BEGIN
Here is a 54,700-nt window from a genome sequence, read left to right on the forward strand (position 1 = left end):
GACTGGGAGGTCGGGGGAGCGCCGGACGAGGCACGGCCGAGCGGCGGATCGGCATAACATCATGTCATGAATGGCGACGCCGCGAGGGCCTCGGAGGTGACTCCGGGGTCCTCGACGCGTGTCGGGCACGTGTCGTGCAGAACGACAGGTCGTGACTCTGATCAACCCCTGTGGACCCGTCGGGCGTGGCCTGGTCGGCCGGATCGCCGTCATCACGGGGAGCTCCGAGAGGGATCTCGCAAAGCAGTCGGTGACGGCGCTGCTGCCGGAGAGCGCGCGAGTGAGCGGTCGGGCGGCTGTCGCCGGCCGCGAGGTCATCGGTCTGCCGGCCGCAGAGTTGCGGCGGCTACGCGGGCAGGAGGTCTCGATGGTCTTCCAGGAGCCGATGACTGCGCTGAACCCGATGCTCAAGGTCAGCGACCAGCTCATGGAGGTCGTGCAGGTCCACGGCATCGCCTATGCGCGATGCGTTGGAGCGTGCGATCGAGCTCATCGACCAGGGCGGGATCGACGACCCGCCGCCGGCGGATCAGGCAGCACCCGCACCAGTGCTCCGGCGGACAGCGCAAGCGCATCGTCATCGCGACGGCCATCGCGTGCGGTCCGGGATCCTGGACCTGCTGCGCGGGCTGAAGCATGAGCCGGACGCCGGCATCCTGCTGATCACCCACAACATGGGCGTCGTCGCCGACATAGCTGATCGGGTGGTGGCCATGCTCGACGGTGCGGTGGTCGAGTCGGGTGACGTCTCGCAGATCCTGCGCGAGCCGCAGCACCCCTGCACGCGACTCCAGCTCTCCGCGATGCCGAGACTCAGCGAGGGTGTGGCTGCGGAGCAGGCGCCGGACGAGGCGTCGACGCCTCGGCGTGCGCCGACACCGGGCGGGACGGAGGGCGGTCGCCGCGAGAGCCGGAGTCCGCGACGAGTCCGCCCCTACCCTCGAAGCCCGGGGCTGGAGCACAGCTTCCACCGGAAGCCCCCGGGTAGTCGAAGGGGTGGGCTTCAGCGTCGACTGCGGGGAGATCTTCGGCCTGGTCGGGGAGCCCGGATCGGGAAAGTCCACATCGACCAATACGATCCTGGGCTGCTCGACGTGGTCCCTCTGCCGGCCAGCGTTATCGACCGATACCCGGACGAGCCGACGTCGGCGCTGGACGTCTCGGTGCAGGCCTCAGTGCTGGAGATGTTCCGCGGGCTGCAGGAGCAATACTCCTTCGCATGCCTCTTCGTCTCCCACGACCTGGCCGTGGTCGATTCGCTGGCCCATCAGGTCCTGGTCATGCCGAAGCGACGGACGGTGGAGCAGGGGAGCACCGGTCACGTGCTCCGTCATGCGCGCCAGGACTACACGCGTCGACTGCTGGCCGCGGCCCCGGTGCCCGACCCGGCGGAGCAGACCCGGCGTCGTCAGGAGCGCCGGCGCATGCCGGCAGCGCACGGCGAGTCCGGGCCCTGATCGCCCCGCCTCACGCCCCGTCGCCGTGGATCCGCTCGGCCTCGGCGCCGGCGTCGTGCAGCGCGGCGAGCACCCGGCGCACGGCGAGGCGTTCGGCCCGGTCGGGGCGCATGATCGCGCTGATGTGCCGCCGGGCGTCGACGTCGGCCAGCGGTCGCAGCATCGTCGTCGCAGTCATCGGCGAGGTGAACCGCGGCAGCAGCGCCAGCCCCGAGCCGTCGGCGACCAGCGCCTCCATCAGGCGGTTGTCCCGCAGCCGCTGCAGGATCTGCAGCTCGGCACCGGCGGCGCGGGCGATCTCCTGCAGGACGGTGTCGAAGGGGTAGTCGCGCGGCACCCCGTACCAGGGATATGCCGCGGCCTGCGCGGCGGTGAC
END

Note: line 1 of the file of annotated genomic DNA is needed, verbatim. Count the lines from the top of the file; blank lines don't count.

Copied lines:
Here is a 54,700-nt window from a genome sequence, read left to right on the forward strand (position 1 = left end):